The Habit of Projection

By February 24, 2013 Blog No Comments

In my travels, I have found that people have this destructive tendency I call the habit of projection. Basically, it means that we take the experience of a part and project this to define our perception of the whole. Where I see it often is at fast food places. Sometimes, we can allow one bad coffee, or one lot of soggy fries, or one mistaken order to influence our perception of the whole company. When we hear the name of that company, we associate it with that negative experience.

But the thing is, the bad coffee, soggy fries or mistaken order is not the company’s fault. It occurred at one particular store, on one particular day, by one particular crew person at one particular time. Yes, granted, the crew are a representation of the company, but they are not THE company. Additionally, as every person is different, how can we expect to get the same product every time and at every place? So letting one experience define our perception of the whole company doesn’t make sense.

But really though, I’m not that fussed over your idea of fast food places. And really, if one bad burger discourages me from eating any more fast food burgers, then this habit of projection is probably a good thing.

Yet where this habit of projection is really disheartening, and unfortunately very common, is in relation to the church. Using myself as an example, I know I have harmfully projected my experience of a few Christians who have not met my expectations onto the church.

The issue here is that if we get into the habit of allowing an experience with one person to influence our experience of the whole, then we will very quickly spiral into a lonely hole of criticism and hurt. At first, we may project this single experience onto the specific church and so we move to a different church congregation. But inevitably, another Christian there will again not meet our expectations, and so we move on again, maybe even to a different denomination, and continue this spiral until we eventually reach the point of projecting our hurt onto the Church as a whole and even God.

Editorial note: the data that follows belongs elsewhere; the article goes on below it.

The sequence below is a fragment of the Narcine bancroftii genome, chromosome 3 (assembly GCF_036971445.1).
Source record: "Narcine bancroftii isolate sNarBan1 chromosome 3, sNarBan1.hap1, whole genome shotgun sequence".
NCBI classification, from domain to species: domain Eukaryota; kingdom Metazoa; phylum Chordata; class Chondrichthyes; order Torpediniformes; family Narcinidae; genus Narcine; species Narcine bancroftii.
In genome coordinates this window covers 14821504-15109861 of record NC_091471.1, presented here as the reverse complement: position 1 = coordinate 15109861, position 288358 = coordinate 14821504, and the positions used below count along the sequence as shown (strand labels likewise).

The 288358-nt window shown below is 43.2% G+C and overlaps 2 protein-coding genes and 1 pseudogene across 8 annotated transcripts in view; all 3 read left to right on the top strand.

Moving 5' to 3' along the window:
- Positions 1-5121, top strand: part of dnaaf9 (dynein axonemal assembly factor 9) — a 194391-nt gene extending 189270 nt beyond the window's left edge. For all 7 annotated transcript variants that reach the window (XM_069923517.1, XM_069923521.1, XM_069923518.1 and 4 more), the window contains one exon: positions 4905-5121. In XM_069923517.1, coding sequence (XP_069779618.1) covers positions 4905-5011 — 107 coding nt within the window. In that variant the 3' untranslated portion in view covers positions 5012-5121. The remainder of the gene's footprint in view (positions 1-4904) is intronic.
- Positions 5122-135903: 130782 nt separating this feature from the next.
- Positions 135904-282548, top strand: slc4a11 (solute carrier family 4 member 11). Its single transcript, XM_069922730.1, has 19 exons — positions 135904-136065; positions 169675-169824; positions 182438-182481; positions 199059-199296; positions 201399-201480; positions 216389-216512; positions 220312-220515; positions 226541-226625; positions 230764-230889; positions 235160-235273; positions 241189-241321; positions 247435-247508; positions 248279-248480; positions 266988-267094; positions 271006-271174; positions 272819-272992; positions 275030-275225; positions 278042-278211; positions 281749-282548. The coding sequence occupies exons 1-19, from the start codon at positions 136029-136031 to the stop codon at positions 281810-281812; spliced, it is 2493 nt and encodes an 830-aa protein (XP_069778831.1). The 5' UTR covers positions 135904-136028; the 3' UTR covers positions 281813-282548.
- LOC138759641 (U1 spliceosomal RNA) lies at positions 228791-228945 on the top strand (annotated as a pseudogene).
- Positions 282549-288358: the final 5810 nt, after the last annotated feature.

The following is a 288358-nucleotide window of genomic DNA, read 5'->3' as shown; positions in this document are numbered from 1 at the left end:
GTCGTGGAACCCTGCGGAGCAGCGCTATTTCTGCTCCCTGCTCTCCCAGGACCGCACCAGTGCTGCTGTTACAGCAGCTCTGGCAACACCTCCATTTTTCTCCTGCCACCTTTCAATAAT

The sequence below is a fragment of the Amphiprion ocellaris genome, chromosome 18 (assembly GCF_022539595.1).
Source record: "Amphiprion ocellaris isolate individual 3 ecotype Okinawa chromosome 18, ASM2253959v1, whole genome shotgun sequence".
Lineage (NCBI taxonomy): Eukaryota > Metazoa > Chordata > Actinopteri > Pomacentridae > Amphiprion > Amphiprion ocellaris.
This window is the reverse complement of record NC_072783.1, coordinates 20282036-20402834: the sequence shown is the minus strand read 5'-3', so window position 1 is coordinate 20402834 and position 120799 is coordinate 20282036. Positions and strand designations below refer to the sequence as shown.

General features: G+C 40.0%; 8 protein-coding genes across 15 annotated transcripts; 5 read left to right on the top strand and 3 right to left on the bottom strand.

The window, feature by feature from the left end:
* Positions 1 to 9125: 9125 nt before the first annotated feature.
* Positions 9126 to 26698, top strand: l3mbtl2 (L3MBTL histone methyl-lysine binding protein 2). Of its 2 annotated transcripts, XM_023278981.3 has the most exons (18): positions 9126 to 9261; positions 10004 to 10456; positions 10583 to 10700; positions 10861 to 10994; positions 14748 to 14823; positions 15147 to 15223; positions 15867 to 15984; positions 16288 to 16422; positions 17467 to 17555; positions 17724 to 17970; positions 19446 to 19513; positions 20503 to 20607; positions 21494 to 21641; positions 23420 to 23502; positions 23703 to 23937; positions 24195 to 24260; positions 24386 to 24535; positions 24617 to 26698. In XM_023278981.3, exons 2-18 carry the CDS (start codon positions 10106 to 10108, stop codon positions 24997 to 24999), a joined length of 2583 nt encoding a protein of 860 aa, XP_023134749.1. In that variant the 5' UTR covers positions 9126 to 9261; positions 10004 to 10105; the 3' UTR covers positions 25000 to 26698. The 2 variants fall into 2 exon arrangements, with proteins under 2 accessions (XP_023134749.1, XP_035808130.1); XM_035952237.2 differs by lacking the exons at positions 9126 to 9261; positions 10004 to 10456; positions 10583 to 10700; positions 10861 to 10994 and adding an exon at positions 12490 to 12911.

In all of this, we forget that although Christians are ambassadors of God, they are not God nor are they perfect. The Church is made up of broken people who will make mistakes. Fact. As Steven Furtick mentioned in a podcast I heard the other day, we are hurt by people, not by the Church, and so we need to deal with our hurt with this mindset.

Adding to this, while working in McCafé myself, I made my fair share of bad coffees and trained other people who also made their share of bad coffees (so sorry). But in neither case did Head Office throw us out for our mistakes. No. They were gracious and would give us more training, knowing full well that our training was not yet complete.

In the same way, could it be that when we finally come to God with our hurts over what one of his ambassadors has done, he replies with, ‘I’m sorry for what they did. I’m sorry for how they hurt you. But I’m not finished with them yet’? Could it be he says the same thing about us to another person as well?

Food for thought.

– Jeshanah Eames